Armanino Foods (OTCPK:AMNF) stock was very attractive in early 2012. I was looking for a small company with good 1-year and 5-year returns, with low debt, and a stock price that had held up well during the global financial and European Debt crises.
AMNF share price during 2008-9 and summer 2011 versus S&P
AMNF began as a family food business then became incorporated in 1986. In 2005 it de-listed from NASDAQ and traded OTC. AMNF is not required to file with the SEC; financial information, current only, is available on its website. AMNF produces frozen and refrigerated Italian pastas, meat products and sauces in its leased facility in Haward, California. It distributes through three brokers, mostly in California. Company admits there is competition, and dependency on few brokers and a few large customers. But the business is in frozen dinners, so if you're still feeling conservative after two financial shocks, that would seem like a safe kind of business in which to invest.
Edmond Pera, CEO since 2000, is paid a salary of $200,000 and gets a bonus half that. There has been no reported or disclosed insider buying, but the Chairman of the Board, who has been on the Board since 2001, has a 6.7% stake in the company.
The company competes on brand recognition which it states is good on the West Coast, and on cost. Revenues, income, and returns indicate that AMNF has been successful. Sales have grown from $20M in 2008 to near a projected $28M in 2013, net income more than quadrupled.
40M shares are authorized, 32M issued. 10M preferred shares are authorized, none issued. Stock options for employees account for only 0.25M shares. The 2002 option plan expired in May, 2012.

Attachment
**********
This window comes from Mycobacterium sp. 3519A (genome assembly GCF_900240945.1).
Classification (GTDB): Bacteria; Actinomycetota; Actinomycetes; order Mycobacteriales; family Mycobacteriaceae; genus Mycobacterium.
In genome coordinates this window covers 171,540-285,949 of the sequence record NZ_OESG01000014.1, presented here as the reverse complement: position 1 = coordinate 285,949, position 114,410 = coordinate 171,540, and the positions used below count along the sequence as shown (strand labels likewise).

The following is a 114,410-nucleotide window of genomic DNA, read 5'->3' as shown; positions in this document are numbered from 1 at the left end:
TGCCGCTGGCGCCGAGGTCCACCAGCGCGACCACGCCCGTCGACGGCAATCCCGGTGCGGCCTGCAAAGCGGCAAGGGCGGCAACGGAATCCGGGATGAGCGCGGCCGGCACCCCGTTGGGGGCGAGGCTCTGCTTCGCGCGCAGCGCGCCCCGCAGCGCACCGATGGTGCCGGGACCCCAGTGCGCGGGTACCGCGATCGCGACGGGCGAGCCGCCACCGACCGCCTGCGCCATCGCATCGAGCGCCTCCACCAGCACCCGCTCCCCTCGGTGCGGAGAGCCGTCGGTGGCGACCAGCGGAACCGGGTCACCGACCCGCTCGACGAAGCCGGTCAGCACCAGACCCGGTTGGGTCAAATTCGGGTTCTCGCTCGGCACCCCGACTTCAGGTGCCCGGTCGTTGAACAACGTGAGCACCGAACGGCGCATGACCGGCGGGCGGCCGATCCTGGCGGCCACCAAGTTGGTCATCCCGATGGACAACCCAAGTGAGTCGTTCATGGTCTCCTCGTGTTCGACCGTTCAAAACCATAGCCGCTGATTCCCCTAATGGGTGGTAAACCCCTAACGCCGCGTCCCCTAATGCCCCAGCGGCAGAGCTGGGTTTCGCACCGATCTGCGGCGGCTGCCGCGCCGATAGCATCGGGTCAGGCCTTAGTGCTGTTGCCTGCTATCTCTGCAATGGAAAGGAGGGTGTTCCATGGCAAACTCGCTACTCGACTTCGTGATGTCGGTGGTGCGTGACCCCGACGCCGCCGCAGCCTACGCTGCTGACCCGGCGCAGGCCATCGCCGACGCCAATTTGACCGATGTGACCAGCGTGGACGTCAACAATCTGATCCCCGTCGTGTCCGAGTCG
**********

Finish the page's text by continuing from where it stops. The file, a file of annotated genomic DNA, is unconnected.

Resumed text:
From 2010 through 2012, 3.1M shares were repurchased at $0.70 to $0.94 per share at an aggregate cost of $2,394,294. Good thing management bought when it did! Since early 2011 to late 2012, during which time the share price remained almost flat at around $0.80, the share price and market cap have doubled.
AMNF began paying regular quarterly dividends in early 2006, increased them during the 2008 shock to the market, and now pays $0.012 quarterly which yields over 3% of the current share price.
The company's capital expenses are very low. According to its 2012 annual report, its property & equipment (factory and office equipment, plus one truck - they state they own all their equipment except for a CO2 tank) is valued at about $4.5M, net of depreciation less than $1M.
Growth in the companies assets: property, plant & equipment in particular, do not seem to underlie the growth in sales.
In May of 2012 when I bought shares in AMNF, it was continuing to grow sales and profits much more rapidly than would be expected from its P/E at around 12, and was sporting a share price that had remained flat for a year. Now roll forward to 2013, July - the price is rising to well over $1 but the quarterly earnings have leveled off, so the P/E is expanding. Seems quite possible that the company is producing frozen dinners to the maximum capacity of its leased plant in Hayward. They plan to buy some new equipment to ramp up production, but make no mention of a major expansion in their 2013 2nd Quarter Report.
I like to look at stock valuations taught by EVA Dimensions. They use the spread between Net Operating Profit After Tax (NOPAT) and Weighted Average Cost of Capital (GM:WACC) as a predictor of value that the market will add to or subtract from a company's capital base (MVA). Data on AMNF was not available at their website, so I performed the calculations and plotted them below. If we assume that since revenues have leveled off in Q1-Q2 of 2013, then NOPAT and EVA will decline, and the MVA and stock price will be led lower as well.
P/E for AMNF is now about 19. Price-to-book is now about 9 and higher than some of its much larger peers.
2013 Q2 figures put Enterprise value (EV)-to-sales at 1.9. Deep value investors look for stocks in companies which sell at or below book value, EV/Sales<1.5, or whose market capitalizations are less or not much greater than current assets less total liabilities (so-called net-nets).
With the stocks in the US on average starting to look reasonably valued, it is time for beginner investors, of which I am one, to become more mature in their investing practice, leave the lovely little micro-caps with not so little price-tags, and look for companies for which value investors shop.